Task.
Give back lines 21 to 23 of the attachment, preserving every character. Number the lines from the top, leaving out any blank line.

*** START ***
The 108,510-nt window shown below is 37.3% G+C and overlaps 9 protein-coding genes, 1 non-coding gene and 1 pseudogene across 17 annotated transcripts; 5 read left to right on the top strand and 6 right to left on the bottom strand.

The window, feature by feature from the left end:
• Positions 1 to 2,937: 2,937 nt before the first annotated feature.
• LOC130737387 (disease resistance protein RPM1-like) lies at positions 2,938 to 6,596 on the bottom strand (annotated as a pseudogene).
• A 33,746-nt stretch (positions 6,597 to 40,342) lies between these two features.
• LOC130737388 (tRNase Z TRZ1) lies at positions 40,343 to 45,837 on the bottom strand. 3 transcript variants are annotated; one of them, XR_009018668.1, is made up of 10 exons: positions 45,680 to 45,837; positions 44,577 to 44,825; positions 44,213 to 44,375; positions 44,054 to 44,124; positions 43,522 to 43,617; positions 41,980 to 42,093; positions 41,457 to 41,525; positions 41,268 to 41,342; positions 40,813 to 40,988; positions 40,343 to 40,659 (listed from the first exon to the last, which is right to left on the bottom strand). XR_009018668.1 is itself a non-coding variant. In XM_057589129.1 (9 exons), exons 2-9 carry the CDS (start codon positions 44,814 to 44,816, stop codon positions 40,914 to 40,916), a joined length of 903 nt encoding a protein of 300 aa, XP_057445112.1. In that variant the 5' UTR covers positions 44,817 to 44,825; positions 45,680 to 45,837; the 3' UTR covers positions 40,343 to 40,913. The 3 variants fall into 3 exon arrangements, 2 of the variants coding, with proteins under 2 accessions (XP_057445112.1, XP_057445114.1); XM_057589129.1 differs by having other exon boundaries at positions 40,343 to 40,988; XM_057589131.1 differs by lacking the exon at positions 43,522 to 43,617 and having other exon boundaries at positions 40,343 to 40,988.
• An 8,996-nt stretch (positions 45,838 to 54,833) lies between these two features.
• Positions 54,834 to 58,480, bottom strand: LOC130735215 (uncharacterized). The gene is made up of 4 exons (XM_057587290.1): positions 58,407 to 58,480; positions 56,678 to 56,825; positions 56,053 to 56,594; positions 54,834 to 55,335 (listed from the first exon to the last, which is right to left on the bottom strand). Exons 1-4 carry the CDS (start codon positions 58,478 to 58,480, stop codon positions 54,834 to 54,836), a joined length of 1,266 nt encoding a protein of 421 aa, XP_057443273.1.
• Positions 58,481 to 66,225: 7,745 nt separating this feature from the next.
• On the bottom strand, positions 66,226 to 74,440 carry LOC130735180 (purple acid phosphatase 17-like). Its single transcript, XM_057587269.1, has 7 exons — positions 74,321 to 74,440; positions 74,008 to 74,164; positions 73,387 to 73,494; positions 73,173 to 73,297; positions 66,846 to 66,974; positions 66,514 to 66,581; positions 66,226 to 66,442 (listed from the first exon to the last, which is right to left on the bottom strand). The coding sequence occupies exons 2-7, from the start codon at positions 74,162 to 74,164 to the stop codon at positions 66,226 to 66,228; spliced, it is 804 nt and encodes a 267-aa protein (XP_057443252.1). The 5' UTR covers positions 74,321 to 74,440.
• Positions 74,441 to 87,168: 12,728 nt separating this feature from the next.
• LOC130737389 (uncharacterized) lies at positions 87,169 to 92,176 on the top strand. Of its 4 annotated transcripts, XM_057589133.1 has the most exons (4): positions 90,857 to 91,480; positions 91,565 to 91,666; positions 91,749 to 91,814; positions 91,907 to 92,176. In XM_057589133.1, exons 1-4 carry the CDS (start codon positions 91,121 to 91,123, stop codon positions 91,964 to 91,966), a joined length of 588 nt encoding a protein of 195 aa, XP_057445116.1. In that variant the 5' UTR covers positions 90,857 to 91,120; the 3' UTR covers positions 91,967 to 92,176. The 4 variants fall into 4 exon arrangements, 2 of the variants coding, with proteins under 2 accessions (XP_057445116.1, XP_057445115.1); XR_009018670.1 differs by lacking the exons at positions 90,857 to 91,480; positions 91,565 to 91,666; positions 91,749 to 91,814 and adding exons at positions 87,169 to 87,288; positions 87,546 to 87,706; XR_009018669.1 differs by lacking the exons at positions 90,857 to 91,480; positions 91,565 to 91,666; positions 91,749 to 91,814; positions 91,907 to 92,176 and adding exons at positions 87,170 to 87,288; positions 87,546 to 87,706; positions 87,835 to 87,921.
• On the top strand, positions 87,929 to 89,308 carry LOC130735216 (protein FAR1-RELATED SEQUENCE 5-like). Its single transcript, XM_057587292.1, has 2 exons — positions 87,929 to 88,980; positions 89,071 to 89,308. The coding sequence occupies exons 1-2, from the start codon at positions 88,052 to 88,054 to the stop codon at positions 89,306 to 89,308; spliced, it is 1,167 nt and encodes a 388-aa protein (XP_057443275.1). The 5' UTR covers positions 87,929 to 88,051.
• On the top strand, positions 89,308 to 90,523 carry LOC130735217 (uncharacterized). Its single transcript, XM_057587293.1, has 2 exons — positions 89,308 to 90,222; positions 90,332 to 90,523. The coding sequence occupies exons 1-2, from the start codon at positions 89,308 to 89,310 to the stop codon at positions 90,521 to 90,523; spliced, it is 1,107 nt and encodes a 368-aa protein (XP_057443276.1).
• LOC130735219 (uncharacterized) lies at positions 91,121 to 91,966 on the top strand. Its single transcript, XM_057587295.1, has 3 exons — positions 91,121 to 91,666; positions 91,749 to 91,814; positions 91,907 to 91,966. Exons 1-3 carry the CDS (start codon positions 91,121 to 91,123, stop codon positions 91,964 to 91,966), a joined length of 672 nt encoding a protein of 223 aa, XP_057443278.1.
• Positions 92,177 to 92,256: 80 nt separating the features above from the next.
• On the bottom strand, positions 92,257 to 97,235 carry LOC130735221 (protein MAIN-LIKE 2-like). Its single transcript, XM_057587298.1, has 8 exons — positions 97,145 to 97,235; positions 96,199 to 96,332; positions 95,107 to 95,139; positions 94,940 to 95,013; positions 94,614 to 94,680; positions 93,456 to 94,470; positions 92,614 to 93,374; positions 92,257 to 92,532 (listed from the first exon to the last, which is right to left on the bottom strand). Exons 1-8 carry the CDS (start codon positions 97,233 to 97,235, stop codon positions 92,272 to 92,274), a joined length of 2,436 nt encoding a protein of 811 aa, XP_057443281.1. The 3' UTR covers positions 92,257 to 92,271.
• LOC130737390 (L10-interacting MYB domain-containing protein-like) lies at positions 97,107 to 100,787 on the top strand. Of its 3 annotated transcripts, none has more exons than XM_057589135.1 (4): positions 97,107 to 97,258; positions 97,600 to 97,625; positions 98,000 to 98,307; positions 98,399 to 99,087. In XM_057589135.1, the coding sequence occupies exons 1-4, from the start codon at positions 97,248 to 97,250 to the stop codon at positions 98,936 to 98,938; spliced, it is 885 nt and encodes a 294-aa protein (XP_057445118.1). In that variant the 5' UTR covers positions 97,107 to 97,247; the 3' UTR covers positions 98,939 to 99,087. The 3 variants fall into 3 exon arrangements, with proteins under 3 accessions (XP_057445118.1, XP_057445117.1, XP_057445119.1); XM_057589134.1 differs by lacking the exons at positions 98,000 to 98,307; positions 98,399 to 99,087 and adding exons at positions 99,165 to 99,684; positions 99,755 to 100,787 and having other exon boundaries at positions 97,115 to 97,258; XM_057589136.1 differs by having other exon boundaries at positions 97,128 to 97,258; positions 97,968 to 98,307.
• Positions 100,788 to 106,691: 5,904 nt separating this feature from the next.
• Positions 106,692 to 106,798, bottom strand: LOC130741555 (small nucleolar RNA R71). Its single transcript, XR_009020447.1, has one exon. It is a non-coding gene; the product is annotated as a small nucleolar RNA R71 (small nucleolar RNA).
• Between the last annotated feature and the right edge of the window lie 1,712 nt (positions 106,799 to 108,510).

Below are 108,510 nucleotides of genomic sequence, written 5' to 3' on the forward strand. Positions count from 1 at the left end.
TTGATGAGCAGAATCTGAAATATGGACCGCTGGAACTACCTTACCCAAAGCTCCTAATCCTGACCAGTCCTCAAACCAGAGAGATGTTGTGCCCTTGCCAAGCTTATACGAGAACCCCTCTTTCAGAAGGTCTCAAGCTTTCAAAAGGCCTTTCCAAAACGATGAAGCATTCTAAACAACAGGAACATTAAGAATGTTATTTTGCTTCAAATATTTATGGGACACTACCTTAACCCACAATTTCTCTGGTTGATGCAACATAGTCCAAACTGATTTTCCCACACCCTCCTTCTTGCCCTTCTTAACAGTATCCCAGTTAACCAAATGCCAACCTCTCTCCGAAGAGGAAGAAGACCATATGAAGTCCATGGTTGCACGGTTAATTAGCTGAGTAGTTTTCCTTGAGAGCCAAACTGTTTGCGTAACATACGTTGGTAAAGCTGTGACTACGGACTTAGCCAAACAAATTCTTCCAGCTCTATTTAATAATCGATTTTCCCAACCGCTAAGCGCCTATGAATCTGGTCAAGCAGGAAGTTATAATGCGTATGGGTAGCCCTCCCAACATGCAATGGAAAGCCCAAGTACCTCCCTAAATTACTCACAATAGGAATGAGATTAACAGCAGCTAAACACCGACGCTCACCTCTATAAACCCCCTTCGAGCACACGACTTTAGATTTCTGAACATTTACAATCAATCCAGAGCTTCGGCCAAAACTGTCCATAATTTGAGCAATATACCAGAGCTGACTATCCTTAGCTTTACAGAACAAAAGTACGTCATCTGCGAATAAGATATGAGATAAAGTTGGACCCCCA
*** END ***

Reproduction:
• Between the last annotated feature and the right edge of the window lie 1,712 nt (positions 106,799 to 108,510).

Below are 108,510 nucleotides of genomic sequence, written 5' to 3' on the forward strand. Positions count from 1 at the left end.
TTGATGAGCAGAATCTGAAATATGGACCGCTGGAACTACCTTACCCAAAGCTCCTAATCCTGACCAGTCCTCAAACCAGAGAGATGTTGTGCCCTTGCCAAGCTTATACGAGAACCCCTCTTTCAGAAGGTCTCAAGCTTTCAAAAGGCCTTTCCAAAACGATGAAGCATTCTAAACAACAGGAACATTAAGAATGTTATTTTGCTTCAAATATTTATGGGACACTACCTTAACCCACAATTTCTCTGGTTGATGCAACATAGTCCAAACTGATTTTCCCACACCCTCCTTCTTGCCCTTCTTAACAGTATCCCAGTTAACCAAATGCCAACCTCTCTCCGAAGAGGAAGAAGACCATATGAAGTCCATGGTTGCACGGTTAATTAGCTGAGTAGTTTTCCTTGAGAGCCAAACTGTTTGCGTAACATACGTTGGTAAAGCTGTGACTACGGACTTAGCCAAACAAATTCTTCCAGCTCTATTTAATAATCGATTTTCCCAACCGCTAAGCGCCTATGAATCTGGTCAAGCAGGAAGTTATAATGCGTATGGGTAGCCCTCCCAACATGCAATGGAAAGCCCAAGTACCTCCCTAAATTACTCACAATAGGAATGAGATTAACAGCAGCTAAACACCGACGCTCACCTCTATAAACCCCCTTCGAGCACACGACTTTAGATTTCTGAACATTTACAATCAATCCAGAGCTTCGGCCAAAACTGTCCATAATTTGAGCAATATACCAGAGCTGACTATCCTTAGCTTTACAGAACAAAAGTACGTCATCTGCGAATAAGATATGAGATAAAGTTGGACCCCCA